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Arch Sex Behav. 2018 Jan;47(1):157-167. doi: 10.1007/s10508-016-0776-5. Epub 2016 Jul 22.

What's In an Identity Label? Correlates of Sociodemographics, Psychosocial Characteristics, and Sexual Behavior Among African American Men Who Have Sex With Men.

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School of Social Work, College of Public Health, Temple University, Philadelphia, PA, 19122, USA.
Department of Psychiatry, Perelman School of Medicine and Annenberg School for Communication, University of Pennsylvania, Philadelphia, PA, USA.
Centers for Disease Control and Prevention, Atlanta, GA, USA.
School of Social Work, College of Public Health, Temple University, Philadelphia, PA, 19122, USA.


African American men who have sex with men (AAMSM) are vastly overrepresented among people with HIV/AIDS. Using data from 595 AAMSM in Philadelphia, we explored differences in sociodemographics, psychosocial characteristics related to beliefs about ethnicity, sexuality and masculinity, and sexual behavior with men and women by self-reported sexual identity (gay, bisexual, down low, straight). Roughly equivalent numbers identified as gay (40.6 %) and bisexual (41.3 %), while fewer identified as straight (7.6 %) or down low (10.5 %), with significant differences in age, income, history of incarceration, HIV status, alcohol and drug problems, childhood sexual abuse, and connection to the gay community evident among these groups. Analysis of psychosocial characteristics theorized to be related to identity and sexual behavior indicated significant differences in masculinity, homophobia, and outness as MSM. Gay and straight men appeared to be poles on a continuum of frequency of sexual behavior, with bisexual and down low men being sometimes more similar to gay men and sometimes more similar to straight men. The percentage of men having total intercourse of any kind was highest among down low and lowest among gay men. Gay men had less intercourse with women, but more receptive anal intercourse with men than the other identities. There were no significant differences by identity in frequency of condomless insertive anal intercourse with men, but gay men had significantly more condomless receptive anal intercourse. There were significant differences by identity for condomless vaginal and anal intercourse with women. This study demonstrates the importance of exploring differences in types of sex behavior for AAMSM by considering sexual identity.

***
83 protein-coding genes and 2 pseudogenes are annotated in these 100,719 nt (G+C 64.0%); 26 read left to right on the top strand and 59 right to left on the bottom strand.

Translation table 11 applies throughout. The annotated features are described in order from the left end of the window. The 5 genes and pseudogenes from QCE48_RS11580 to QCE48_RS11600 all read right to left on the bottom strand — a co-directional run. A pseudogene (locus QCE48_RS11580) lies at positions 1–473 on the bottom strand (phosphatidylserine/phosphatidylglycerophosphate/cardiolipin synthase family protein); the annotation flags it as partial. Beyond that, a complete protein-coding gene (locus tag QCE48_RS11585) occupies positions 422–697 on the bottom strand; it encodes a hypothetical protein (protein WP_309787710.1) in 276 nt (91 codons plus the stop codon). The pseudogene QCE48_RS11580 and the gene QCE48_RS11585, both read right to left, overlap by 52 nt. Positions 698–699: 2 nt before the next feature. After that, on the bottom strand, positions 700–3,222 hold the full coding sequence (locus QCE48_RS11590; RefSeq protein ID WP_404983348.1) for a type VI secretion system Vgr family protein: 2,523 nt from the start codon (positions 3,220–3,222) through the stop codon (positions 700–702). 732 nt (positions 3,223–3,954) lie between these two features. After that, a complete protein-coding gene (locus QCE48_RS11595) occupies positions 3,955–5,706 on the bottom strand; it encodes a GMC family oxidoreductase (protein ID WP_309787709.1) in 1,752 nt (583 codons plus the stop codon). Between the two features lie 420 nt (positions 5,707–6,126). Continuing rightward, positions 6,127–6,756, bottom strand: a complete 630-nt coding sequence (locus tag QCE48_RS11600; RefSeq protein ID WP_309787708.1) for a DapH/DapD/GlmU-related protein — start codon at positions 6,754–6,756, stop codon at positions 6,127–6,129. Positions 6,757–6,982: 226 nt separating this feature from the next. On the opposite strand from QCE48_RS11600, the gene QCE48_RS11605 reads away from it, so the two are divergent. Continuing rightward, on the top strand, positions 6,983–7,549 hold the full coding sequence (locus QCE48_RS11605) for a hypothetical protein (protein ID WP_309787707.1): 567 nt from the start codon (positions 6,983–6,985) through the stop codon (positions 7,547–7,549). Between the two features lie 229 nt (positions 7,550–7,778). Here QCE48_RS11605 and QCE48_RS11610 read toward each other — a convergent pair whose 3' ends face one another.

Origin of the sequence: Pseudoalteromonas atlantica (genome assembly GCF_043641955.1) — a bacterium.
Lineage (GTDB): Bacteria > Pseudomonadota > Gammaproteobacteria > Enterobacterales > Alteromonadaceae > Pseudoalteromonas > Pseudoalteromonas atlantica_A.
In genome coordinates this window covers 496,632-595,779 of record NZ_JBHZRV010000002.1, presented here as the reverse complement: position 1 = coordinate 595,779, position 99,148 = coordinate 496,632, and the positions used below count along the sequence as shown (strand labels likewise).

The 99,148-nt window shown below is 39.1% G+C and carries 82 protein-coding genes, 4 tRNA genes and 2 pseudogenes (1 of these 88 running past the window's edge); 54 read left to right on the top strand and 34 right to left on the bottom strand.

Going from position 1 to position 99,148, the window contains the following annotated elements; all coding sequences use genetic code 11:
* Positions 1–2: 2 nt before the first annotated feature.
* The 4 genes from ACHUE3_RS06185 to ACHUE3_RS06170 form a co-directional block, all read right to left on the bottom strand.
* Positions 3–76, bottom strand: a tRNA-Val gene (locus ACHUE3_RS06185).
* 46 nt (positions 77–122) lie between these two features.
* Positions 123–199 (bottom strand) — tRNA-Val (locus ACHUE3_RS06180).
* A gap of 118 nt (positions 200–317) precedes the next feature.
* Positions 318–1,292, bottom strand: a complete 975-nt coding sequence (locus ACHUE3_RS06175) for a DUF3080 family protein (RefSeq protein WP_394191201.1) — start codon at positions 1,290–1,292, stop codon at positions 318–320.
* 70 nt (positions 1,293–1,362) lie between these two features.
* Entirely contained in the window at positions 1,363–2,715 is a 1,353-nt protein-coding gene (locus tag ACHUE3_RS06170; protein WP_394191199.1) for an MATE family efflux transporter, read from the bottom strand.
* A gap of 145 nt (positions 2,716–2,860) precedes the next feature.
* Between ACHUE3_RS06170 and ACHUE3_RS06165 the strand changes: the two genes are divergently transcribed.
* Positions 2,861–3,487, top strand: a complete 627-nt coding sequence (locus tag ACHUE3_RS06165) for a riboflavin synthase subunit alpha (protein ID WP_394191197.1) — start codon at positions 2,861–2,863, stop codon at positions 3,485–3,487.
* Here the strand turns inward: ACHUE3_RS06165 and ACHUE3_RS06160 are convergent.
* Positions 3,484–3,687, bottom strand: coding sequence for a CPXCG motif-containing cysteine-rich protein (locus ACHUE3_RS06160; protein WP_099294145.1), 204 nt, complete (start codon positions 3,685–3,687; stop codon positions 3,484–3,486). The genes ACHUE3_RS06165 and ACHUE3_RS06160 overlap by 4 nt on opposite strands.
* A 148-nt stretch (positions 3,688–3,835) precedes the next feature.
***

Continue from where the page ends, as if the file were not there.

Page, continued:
African American Men; HIV/AIDS; Men Who Have Sex with Men; Sexual identity; Sexual orientation

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